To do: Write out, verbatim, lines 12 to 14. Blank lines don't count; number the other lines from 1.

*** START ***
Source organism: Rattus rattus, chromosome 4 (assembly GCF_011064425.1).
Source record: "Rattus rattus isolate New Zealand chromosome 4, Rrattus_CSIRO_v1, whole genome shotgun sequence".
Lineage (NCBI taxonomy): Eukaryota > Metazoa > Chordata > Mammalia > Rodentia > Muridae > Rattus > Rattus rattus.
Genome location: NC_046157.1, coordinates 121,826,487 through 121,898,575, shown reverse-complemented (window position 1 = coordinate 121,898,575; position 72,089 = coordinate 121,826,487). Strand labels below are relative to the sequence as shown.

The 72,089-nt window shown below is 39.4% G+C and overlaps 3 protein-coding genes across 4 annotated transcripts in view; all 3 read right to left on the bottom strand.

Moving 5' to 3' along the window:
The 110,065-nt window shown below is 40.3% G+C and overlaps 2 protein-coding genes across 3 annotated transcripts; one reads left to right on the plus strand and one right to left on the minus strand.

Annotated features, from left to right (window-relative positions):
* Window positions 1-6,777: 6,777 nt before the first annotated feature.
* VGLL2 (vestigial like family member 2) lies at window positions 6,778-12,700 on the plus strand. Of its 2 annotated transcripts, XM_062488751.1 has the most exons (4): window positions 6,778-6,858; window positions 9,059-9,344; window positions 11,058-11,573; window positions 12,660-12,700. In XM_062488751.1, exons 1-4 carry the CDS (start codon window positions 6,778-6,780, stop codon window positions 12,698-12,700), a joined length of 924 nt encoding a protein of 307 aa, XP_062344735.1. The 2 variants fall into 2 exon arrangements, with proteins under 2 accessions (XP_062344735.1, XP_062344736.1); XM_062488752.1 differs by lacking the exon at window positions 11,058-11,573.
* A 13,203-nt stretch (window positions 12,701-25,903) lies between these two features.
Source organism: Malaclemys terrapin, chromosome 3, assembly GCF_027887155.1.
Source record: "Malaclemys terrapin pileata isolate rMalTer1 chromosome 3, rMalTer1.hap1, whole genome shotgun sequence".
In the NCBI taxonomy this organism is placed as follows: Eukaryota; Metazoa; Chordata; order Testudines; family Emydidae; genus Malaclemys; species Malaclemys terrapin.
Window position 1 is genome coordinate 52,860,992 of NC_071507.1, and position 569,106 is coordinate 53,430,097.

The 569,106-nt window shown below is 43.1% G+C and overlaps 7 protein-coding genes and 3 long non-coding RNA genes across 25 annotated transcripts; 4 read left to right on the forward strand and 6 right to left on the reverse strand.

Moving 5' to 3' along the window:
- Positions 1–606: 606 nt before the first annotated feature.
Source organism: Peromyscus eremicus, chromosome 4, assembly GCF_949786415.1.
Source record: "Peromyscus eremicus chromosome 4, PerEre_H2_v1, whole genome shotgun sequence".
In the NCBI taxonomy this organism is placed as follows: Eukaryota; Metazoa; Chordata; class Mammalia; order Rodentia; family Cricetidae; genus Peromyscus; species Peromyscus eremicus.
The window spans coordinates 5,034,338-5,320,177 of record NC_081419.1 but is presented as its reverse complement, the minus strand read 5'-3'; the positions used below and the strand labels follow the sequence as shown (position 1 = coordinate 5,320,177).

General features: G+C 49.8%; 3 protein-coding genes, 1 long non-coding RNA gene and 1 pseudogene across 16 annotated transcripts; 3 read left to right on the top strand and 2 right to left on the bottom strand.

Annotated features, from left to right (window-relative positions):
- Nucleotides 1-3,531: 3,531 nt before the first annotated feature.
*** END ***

Source organism: Malaclemys terrapin, chromosome 3, assembly GCF_027887155.1.
Source record: "Malaclemys terrapin pileata isolate rMalTer1 chromosome 3, rMalTer1.hap1, whole genome shotgun sequence".
In the NCBI taxonomy this organism is placed as follows: Eukaryota; Metazoa; Chordata; order Testudines; family Emydidae; genus Malaclemys; species Malaclemys terrapin.